A year without Steve Gilliard

Steve Gilliard passed away last June (decades too soon), but those of us who were addicted to his blog had been missing his writing for months already. One day in February 2007, Steve went to the doctor to get a prescription for a cold he couldn’t shake. He was admitted to the hospital right away for treatment of an infection of unknown origin, and he never was able to get back on his computer.

I’d already been planning to write this diary before I had my own run-in with a scary infection last week. I don’t write many personal reflections, but I feel compelled to share how much I still miss Steve’s blogging.

I don’t go as far back with Steve as many Kossacks. I only discovered Daily Kos after he had moved on from the front page.

I “got to know” Steve by clicking through links I found on other blogs. I liked his voice. He was funny, even when angry. He seemed to be about my age. Although his life experiences as a black man from New York City were very different from mine, I could relate to his perspective on many issues.

I absolutely loved his rants. His writing flowed so freely, and was so full of emotion compared to my own style.

I also found his optimism refreshing. I can be a pessimist by nature. He was convinced that George W. Bush would not serve out his second term. I didn’t believe him, but I enjoyed reading the case he made for it.

He was knowledgeable about military history, and I learned a lot from his posts, though I admit that I never made it through every piece in Steve’s thoroughly researched “Colonial Warfare” series.

I started checking his blog once a week or so. By late 2004 or early 2005 I was checking every day. In 2006 I often checked two or three times a day.

I didn’t know him “in real life” at all. We had a few e-mail exchanges when I sent him links to articles I thought he’d be interested in (like this one, this one and this one, all about people who had volunteered for military service).

Eventually, I started commenting at The News Blog. I liked the community there, especially “Mrs. Robinson,” whom I respected for her insights at Steve’s place long before I had heard of Sara Robinson or the Orcinus blog. I could always count on Mrs. Robinson to say something sensible on the threads below Steve’s posts on parenting. (As much as I loved Steve’s blog, if he ever wrote anything on parenting that I agreed with, I can’t remember what it was.)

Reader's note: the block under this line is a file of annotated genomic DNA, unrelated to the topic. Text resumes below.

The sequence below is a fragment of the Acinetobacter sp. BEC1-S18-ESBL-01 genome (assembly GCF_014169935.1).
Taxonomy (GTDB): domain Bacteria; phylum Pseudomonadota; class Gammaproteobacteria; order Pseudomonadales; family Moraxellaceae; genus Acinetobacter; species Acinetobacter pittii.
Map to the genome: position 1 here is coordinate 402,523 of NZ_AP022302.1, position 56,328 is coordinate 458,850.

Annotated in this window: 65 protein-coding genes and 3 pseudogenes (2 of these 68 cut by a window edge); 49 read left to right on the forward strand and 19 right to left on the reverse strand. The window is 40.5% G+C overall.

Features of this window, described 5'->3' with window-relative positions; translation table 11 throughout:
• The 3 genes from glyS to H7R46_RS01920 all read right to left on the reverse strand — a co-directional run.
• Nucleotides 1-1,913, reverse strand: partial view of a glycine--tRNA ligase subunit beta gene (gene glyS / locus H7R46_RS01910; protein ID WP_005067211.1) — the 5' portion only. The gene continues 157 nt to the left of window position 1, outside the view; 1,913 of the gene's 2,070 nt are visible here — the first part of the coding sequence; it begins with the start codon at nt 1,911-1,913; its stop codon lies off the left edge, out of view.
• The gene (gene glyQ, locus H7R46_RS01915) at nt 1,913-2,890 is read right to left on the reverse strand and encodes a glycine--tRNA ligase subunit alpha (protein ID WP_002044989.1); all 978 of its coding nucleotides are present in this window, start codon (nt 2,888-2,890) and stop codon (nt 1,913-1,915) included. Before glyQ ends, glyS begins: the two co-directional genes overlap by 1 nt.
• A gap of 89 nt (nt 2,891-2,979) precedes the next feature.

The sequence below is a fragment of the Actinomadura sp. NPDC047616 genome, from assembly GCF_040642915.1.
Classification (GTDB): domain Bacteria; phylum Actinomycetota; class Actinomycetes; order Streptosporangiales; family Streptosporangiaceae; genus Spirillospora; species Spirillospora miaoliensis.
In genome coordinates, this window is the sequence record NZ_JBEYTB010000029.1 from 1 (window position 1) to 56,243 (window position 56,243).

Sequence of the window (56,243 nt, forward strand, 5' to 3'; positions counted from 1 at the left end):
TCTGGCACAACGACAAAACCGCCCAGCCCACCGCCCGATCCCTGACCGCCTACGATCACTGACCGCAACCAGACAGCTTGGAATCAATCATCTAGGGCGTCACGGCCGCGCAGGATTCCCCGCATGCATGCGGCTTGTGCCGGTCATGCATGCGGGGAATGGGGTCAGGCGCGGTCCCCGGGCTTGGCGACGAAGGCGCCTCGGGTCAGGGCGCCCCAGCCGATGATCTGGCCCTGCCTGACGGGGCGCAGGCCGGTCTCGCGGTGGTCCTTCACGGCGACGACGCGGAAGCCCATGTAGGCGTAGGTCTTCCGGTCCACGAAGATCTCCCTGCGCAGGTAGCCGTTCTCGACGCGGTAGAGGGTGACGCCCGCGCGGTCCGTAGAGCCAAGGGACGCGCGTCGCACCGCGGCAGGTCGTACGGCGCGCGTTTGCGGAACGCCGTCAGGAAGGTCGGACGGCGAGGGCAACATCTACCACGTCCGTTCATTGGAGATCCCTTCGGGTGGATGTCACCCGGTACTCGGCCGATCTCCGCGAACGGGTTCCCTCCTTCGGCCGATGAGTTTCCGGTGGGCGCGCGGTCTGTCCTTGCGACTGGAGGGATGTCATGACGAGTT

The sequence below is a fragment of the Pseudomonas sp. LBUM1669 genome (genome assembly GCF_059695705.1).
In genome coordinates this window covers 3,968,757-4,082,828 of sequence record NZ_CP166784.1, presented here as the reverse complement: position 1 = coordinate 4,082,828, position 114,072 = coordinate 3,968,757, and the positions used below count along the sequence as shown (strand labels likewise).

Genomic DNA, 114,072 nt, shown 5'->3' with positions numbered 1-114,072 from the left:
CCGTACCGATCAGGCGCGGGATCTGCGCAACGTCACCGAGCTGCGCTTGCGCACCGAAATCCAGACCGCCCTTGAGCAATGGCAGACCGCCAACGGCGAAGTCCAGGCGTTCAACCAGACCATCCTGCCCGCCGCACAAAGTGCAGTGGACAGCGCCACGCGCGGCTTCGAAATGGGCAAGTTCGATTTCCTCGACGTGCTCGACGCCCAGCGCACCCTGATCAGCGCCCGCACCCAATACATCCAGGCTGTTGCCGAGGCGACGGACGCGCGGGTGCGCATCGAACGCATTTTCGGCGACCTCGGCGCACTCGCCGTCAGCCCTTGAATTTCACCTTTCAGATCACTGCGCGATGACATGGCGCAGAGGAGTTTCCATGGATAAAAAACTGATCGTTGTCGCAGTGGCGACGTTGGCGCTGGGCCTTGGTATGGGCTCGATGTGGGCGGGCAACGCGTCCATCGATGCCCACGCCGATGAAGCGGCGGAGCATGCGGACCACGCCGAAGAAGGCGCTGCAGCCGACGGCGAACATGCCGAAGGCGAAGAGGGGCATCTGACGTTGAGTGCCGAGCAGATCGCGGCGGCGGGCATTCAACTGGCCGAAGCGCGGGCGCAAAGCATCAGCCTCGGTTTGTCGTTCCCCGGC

When Steve’s health crisis began a year ago, I was shocked. I hadn’t been reading long enough to know about his previous heart surgery, kidney failure, or other challenges. The News Blog community rallied to produce guest posts every day until Steve was able to return to his writing, and I even contributed a few recipes to the mix. After a couple of months of this, I began to fear the worst. Finally, on June 2, I saw the post I’d been dreading.

For weeks after Steve’s death, I kept checking The News Blog every day. I don’t know why. I think that on some subconscious level, I kept hoping that one time I would click and not find Steve’s obituary on the front page.

Not long after Steve died, some of his friends and regular commentators on The News Blog formed the Group News Blog. Ducking in to check it while writing this diary, I noticed that they just passed the 1,000-post mark. I have to admit I haven’t been a regular commenter or even a lurker at the Group News Blog. It’s not that I don’t appreciate the writers’ talents–I think that going there just makes me miss Steve more. One of these days I will start hanging out there.

If you feel like taking some time out of your day to remember Steve, here are links to many obituaries that bloggers wrote last summer, the the New York Times obituary that ran in June, and Matt Bai’s piece published in the New York Times Magazine at the end of the year.

I recommend that you revisit some of the classic posts Kossacks mentioned in diaries after Steve died:

How Iraq could devolve into Civil War (written less than a month after we invaded Iraq)

I’m a fighting liberal

Abusing history

You have shamed us

Or my own all-time favorite, We told you so, written in the aftermath of Hurricane Katrina.

As wonderful as those works are, they can’t make up for the pieces Steve was unable to write during the past year, posts on the “surge” in Iraq, the U.S. attorney scandal, the Jena Six, holiday food, the New York Giants, and the implosion of Rudy Giuliani’s presidential campaign (Steve saw that one coming).

Please consider this an open thread for sharing your reflections on a year without Steve’s blogging.

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